Defeating Checkpoint's Reflexes


Admin on the box you are trying to work with.
(For how to get admin privilages please refer to previously posted tutorial "Gaining Admin Rights on Windows Boxen")

Checkpoint puts out some pretty decent security and firewall software.
The problem is that they are also known for buying software from other people and then having to cleanup and support someone else's mess that they just made their own because the idea behind the software sounded like a good idea the first time they heard it.

Two examples of this are "Zone Alarm" antivirus and firewall suite
(Personally I think antivirus systems are a bit pointless, but I do like zone alarm's firewall setup due to checkpoint being pretty much the "firewall masters".).
And Reflex Disknet which is based off of a new corporate concept of not allowing users to use a flash drive or any other external media to copy data to.

Firstly, the reason for the Reflex software being utilized more is because of a test a hacker did a while back leaving a virus/trojan infected flash drive laying around an office and almost everyone who saw it felt they needed to plug it into their work computers to see what was on it.
Also there is some truth in the fact that companies are scared about all the propaganda behind so called "hacker attacks" everyone is taking extra precautions to keep corporate data safe.

So if you're an admin or security personnel and you've still got read permissions turned on for flash drives/external media, you're not exactly preventing the above mentioned thing.

A little while ago I found out that if you have read access even though the software denies you from writing to an external device there are many ways around this.

First and foremost, if you are already an administrator of the machine, you can simply remove the software.
This is generally not a good idea because you're admin/security person will get angry.

Secondly, do a little playing and research and edit the registry keys which it changes to disallow you writing to external media.
This isn't a bad thing but you have remember to change them back and it may get logged so you'll have to delete those too.

Thirdly, and what I would consider the preferred way.
Step1: (from your personal, non work computer)
Have "Truecrypt.exe" downloaded and placed on a flash drive.

Step2: (from your personal, non work computer)
Make an encrypted volume on the flash drive; any size you want.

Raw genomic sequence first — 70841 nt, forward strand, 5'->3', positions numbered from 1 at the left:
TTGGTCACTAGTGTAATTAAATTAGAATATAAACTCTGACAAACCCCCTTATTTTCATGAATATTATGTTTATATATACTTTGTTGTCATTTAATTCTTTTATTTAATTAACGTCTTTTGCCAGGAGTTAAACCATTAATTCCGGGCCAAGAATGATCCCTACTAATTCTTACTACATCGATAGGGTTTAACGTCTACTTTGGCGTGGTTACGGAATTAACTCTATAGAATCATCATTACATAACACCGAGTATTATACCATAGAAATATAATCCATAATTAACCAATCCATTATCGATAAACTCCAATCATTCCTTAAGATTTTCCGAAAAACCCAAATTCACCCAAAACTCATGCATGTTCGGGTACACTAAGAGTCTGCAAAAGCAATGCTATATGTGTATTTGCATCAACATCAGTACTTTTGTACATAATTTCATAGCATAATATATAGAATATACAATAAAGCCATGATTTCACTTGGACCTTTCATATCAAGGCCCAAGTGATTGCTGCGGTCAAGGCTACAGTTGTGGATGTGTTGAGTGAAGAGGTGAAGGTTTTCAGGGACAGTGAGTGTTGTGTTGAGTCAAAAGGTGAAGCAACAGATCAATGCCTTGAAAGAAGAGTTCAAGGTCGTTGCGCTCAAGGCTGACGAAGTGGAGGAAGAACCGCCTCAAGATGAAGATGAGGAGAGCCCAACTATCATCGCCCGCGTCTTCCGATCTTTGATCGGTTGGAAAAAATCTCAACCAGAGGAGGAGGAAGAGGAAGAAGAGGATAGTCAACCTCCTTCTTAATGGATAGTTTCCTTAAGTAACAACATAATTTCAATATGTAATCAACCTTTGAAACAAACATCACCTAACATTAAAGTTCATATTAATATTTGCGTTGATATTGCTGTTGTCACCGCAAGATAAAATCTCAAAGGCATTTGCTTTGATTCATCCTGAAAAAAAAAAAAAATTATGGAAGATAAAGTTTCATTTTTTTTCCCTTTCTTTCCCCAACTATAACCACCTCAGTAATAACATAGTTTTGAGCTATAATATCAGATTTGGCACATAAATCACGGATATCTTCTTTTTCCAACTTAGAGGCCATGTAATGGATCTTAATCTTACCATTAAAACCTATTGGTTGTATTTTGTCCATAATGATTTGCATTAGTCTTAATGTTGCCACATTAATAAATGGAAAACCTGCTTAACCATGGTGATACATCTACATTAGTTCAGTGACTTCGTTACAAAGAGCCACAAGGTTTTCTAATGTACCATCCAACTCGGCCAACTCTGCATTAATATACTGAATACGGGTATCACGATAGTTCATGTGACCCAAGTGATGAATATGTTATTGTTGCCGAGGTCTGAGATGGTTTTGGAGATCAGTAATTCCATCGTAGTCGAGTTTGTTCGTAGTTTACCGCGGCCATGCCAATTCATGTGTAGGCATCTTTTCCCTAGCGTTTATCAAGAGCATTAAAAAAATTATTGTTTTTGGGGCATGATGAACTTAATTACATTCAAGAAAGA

This will involve creating a password with which to mount the encrypted volume with.

Step3: (from your work computer)
Plug in the flash drive or external media.

Open the directory your flash drive is set at, lets call it E:\
execute truecrypt.exe (normally if they allow read, they allow execute)

Use truecrypt to mount the encrypted partition you have created on your flash drive.
Lets pretend this mounts as F:\

Write whatever info you want successfully bypassing Reflex to the F:\ drive!
Remember to try and delete any log files as older versions store their log files to the disk and newer versions write logs to a server setup on the network.
(obviously you could unplug from the network connection if you needed to, but the logs may be cached locally somewhere if you do that waiting to be sent out next chance it gets)

Why does this work?
Because the way the software is setup is to not allow you to write to external devices.
Once you mount the encrypted volume, windows sees it as a directly connected partition not as an external device.

Another method I recently found out, along the same lines, is that if you have a folder on you flash drive and you make that folder a share drive. You are then able to write to that share drive regardless of the fact that it is located on a flash drive.

The proper way to prevent this sort of thing from happening would be for the admin to already have the proper shared drives mounted and in place and deny everything else.
Deny any mounting of any other drive and deny all access that hasn't already been given to any other drives.
Also to possibly try and defeat the other above mentioned ways, you can deny registry editing which can actually be a pain because there are so many ways of getting around that as well, or you can just not give people admin rights, and stick with "power user" or something at most.